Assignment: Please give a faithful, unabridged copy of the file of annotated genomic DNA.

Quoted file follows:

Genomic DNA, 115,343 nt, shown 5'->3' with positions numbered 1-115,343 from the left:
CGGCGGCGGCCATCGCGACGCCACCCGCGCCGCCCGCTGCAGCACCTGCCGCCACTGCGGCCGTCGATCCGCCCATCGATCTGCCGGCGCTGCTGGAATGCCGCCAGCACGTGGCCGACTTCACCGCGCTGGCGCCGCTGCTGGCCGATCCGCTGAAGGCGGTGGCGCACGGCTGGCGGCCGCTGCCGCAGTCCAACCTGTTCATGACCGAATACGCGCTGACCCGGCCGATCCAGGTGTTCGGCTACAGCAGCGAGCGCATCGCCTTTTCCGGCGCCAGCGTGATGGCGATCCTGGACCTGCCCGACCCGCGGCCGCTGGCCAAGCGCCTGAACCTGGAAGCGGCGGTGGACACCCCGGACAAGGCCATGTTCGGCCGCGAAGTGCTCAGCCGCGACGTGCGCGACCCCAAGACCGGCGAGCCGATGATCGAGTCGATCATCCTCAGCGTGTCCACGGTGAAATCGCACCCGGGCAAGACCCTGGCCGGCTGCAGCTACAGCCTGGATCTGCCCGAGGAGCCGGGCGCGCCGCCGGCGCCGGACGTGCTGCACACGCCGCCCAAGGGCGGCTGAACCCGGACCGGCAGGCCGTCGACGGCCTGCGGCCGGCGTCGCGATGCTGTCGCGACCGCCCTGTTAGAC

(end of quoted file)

Genomic DNA, 115,343 nt, shown 5'->3' with positions numbered 1-115,343 from the left:
CGGCGGCGGCCATCGCGACGCCACCCGCGCCGCCCGCTGCAGCACCTGCCGCCACTGCGGCCGTCGATCCGCCCATCGATCTGCCGGCGCTGCTGGAATGCCGCCAGCACGTGGCCGACTTCACCGCGCTGGCGCCGCTGCTGGCCGATCCGCTGAAGGCGGTGGCGCACGGCTGGCGGCCGCTGCCGCAGTCCAACCTGTTCATGACCGAATACGCGCTGACCCGGCCGATCCAGGTGTTCGGCTACAGCAGCGAGCGCATCGCCTTTTCCGGCGCCAGCGTGATGGCGATCCTGGACCTGCCCGACCCGCGGCCGCTGGCCAAGCGCCTGAACCTGGAAGCGGCGGTGGACACCCCGGACAAGGCCATGTTCGGCCGCGAAGTGCTCAGCCGCGACGTGCGCGACCCCAAGACCGGCGAGCCGATGATCGAGTCGATCATCCTCAGCGTGTCCACGGTGAAATCGCACCCGGGCAAGACCCTGGCCGGCTGCAGCTACAGCCTGGATCTGCCCGAGGAGCCGGGCGCGCCGCCGGCGCCGGACGTGCTGCACACGCCGCCCAAGGGCGGCTGAACCCGGACCGGCAGGCCGTCGACGGCCTGCGGCCGGCGTCGCGATGCTGTCGCGACCGCCCTGTTAGAC